CAIRO: King Ahmed Fouad II, the last king of Egypt before the 1952 23 July Revolution that ended the monarchy, said in a Friday statement he was critical of the “Saraya Abdeen” Ramadan television series, describing it as a “historical farce” that must be stopped.
“Lately, I’ve been watching this series called ‘Saraya Abdeen’ that I thought would be displaying the real achievements of King Ismail, who was the most important ruler during Egypt’s modern era, but unfortunately the producers only focused on fake parts, that don’t exist except inside their minds and insult the king’s memory,” King Fouad said in his statement, which was published on social media.
He said he believes the show intends to ruin the image of the former royal family. King Fouad added that justifying the series by saying that it is only inspired from a true story will not exempt anyone from responsibility.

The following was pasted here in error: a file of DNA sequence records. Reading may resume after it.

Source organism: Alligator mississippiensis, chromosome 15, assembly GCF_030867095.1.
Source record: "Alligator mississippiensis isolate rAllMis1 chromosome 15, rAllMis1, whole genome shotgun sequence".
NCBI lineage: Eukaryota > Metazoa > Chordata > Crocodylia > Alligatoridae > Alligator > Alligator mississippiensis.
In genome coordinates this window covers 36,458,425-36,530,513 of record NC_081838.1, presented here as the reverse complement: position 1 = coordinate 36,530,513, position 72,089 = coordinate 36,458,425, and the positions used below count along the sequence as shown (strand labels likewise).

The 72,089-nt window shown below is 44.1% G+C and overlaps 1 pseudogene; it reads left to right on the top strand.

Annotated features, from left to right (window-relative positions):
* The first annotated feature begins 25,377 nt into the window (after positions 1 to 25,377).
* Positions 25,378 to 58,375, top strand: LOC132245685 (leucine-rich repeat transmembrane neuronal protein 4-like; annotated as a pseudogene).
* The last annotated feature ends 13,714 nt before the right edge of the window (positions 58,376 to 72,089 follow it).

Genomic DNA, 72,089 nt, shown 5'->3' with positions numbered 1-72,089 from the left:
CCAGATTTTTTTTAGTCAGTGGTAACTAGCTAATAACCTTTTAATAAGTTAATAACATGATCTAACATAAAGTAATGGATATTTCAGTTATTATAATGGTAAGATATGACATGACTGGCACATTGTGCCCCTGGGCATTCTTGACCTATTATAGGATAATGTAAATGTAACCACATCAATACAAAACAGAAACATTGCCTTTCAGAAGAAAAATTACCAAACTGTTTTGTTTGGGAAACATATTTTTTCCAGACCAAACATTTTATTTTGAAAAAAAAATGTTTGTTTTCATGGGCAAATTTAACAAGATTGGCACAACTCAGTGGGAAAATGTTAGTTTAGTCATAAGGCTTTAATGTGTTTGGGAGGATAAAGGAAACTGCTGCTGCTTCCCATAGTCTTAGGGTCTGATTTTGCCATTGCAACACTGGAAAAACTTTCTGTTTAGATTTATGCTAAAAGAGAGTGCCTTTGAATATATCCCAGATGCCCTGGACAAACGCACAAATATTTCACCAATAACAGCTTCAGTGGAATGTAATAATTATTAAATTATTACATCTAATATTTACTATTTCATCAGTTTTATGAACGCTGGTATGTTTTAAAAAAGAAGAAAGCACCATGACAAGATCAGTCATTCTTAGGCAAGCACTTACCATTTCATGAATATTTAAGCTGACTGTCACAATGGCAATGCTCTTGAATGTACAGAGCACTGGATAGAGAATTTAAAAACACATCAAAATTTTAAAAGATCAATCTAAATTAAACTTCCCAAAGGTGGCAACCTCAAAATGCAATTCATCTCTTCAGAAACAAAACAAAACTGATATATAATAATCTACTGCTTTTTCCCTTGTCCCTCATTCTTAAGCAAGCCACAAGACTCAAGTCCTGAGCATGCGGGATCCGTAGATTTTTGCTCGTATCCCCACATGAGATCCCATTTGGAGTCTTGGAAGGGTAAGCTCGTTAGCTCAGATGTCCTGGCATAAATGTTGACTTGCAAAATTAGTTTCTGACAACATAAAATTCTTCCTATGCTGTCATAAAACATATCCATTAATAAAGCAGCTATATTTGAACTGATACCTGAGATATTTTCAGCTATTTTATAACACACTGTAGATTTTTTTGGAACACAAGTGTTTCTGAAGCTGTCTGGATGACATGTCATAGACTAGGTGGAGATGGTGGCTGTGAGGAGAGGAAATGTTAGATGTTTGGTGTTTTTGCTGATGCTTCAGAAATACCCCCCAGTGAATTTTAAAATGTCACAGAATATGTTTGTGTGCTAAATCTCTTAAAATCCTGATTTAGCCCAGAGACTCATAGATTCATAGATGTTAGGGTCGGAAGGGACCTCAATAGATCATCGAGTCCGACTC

“Saraya Abdeen” is just one of many historical series that have been made based on the life of the real-life Khedive Ismail and his Mohamed Ali dynasty. Khedive Ismail ruled in the late 19th century. A Ramadan 2007 show depicted the story of King Farouk, King Fouad’s father.
The series from Kuwaiti writer Heba Mishary Hamada reportedly cost $20 million and features a cast of 250 Arab actors.
King Fouad came to the throne as an infant following the abdication of his father, and was in power for only a year before the monarchy was dissolved in 1952 by the Free Officers movement, which included later presidents Mohamed Naguib, Gamal Abdel Nasser and Anwar Sadat. The 62-year-old King Fouad has lived most of his life in Switzerland, and has three children.